Whitewater frees student from “disabled” label

Allison Bolgiano

“All the differences were on the shore,” Scramble leader sophomore John Whiting said about first-year MiKayla Briere, one of his whitewater rafting Scramblers.

Briere is different from the average Whitman first-year in several ways. Not a member of the Seattle or Portland multitudes, she hails from Lincoln, N.H. a small town in middle of the White Mountains. She knew she wanted to attend Whitman and only applied to Whitman. She wants to major in geology-environmental studies. She gets around campus using a hot pink wheelchair.

The bright wheelchair represents her spunky personality. She is fiery and not afraid to give honest answers.

“She’s the definition of sass,” Whiting said.

“She’s really gung ho about everything. She’ll try whatever,” Scramble leader Claire Snyder said.

Having lived with a degenerative condition her whole life, Briere started using a wheelchair at the beginning of her junior year of high school. She doesn’t let her disability keep her from doing the things she loves.

On the Scramble, MiKayla could get anywhere on the rafts, according to Whiting.

“I like riding the bull, which is sitting on the front of the boat while you’re going through rapids,” said Briere.

The Bodaciously Bouncing Boating Scramble rafted on the Salmon River in Idaho. With Whiting, junior Snyder, sophomore Matt Raymond, and senior Drew  Trogstad-Isaacson in the lead, the 19 person group spent six days running class I-IV rapids. They carried all their gear with them and set up camp at a new site each night.

“The most challenging part was the beaches because they’re super sandy so my wheelchair just sank into it,” said Briere.

The leaders experimented with different wheelchair rigs. They soon arrived at a solution. Piggyback rides proved the best way for MiKayla to get around.

“John Whiting became my official horse for the trip. John would carry me anywhere I needed to go,” said Briere.

One afternoon the group was sprinting into the river. To ensure she did not miss out on any of the action, Raymond picked MiKayla up on his back and ran full speed into the river with her.

Briere and fellow Scrambler Aleksander Maricq were the first disabled students ever to participate in a Scramble. The leaders’ success in making the trip accessible, safe and fun for both students is an accomplishment that has opened the possibilities of the   Scramble program.

This year’s success allows the Outdoor Program to confidently say that students with disabilities can participate in the rafting Scramble.

“In the future we can say we’ve done this before. We did it last year. Don’t not do it because of fear of challenging the system,” Whiting said.

Bodaciously Bouncing Boating was not a lone outdoor adventure for Briere who was a snowboard racer on the national circuit before she began using a wheelchair. To continue her passion for snow sports she now mono-skis.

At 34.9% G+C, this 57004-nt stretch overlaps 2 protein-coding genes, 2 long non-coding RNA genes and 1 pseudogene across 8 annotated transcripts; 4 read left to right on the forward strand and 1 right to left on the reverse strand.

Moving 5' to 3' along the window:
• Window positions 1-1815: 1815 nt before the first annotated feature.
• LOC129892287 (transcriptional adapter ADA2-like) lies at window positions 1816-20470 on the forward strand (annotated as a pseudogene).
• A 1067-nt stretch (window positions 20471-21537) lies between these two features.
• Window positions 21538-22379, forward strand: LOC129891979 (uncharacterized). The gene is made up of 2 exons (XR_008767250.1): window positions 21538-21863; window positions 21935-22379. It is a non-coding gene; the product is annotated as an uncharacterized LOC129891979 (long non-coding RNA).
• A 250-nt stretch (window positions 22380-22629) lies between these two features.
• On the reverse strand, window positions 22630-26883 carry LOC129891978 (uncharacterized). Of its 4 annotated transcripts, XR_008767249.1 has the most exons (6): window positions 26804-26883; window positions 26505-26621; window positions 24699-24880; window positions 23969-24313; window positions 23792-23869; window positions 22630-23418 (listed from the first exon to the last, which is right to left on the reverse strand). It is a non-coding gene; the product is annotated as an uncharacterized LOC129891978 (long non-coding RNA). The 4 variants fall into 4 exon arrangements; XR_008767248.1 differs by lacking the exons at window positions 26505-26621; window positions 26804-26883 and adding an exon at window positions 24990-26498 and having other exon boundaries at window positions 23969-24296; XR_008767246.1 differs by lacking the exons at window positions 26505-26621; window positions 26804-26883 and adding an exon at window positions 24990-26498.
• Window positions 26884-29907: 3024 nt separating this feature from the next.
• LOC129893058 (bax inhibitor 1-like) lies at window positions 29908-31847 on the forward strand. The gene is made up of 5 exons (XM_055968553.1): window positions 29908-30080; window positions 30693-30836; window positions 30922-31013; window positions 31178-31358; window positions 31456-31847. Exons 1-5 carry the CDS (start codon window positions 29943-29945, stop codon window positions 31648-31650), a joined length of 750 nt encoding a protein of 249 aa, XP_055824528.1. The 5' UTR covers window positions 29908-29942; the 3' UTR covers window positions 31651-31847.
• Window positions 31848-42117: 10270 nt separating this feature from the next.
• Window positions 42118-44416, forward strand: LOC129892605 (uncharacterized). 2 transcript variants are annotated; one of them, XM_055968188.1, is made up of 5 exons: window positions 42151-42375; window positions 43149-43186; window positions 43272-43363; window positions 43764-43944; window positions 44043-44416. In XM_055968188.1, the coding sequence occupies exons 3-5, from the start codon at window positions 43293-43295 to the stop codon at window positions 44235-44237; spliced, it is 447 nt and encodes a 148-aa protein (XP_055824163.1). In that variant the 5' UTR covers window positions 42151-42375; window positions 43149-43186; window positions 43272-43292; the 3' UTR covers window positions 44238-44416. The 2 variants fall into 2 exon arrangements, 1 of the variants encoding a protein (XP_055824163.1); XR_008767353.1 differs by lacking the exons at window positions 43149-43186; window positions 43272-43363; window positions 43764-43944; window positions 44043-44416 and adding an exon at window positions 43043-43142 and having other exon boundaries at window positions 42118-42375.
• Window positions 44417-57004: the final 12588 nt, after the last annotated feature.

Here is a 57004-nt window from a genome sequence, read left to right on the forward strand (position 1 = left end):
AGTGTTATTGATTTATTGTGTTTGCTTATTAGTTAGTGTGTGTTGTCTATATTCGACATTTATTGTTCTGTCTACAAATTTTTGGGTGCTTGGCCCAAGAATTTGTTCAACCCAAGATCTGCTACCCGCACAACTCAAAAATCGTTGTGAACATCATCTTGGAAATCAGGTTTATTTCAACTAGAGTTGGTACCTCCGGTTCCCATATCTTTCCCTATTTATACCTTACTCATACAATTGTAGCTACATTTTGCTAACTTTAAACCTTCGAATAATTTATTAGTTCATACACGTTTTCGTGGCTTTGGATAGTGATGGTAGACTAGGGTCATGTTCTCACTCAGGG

“I didn’t know who I was without snow. I had to change directions. I didn’t want to lose everything. I’d built a love for something and you just have to find a way to get back to what you love,” Briere said.

Briere has not only found a way to keep skiing herself, but she is helping others do the same. Teaching adaptive skiing to children with disabilities is very fulfilling for Briere.

Since arriving at Whitman, she is developing new passions. Whitewater kayaking and rafting trips dot Briere’s schedule. She is taking Beginning Whitewater Kayaking, and has learned to roll a kayak.

“She has found a niche in the whitewater program,” Snyder said.

After her Scramble, a Deschutes rafting trip, a Hell’s Canyon rafting and kayaking trip and a Salmon River whitewater kayaking trip, Briere loves spending weekends outdoors.

“I’d rather go on an OP trip somewhere crazy than go to a party because you don’t get to go on trips like this in real life. You grow a lot closer to people when you’re away from civilization,” said Briere.

A love of adventure and a willingness to challenge herself are hallmarks of Briere’s personality.

“She definitely cautious, but she’s willing to take amazing risks. What I’m hoping for is that MiKayla can have some leadership roles in the OP. She has enough spunk to be an effective and hilarious leader,” Whiting said.

Briere says that she would like people to see her as person without a wheelchair.

“Don’t be afraid of it. It’s just there,” she said.

Whitewater gets Briere out of her wheelchair. Beyond that, it removes the differences that normally distinguish MiKayla from others.

“I like that the fact that you’d never know the difference between me and you in a kayak. You wouldn’t know which one of us is in a wheelchair,” she smiled.

It’s true. When Briere paddles, the wheelchair stays on the shore. A zealous and daring person is all you would see as she navigates hydraulics, holes and huge waves.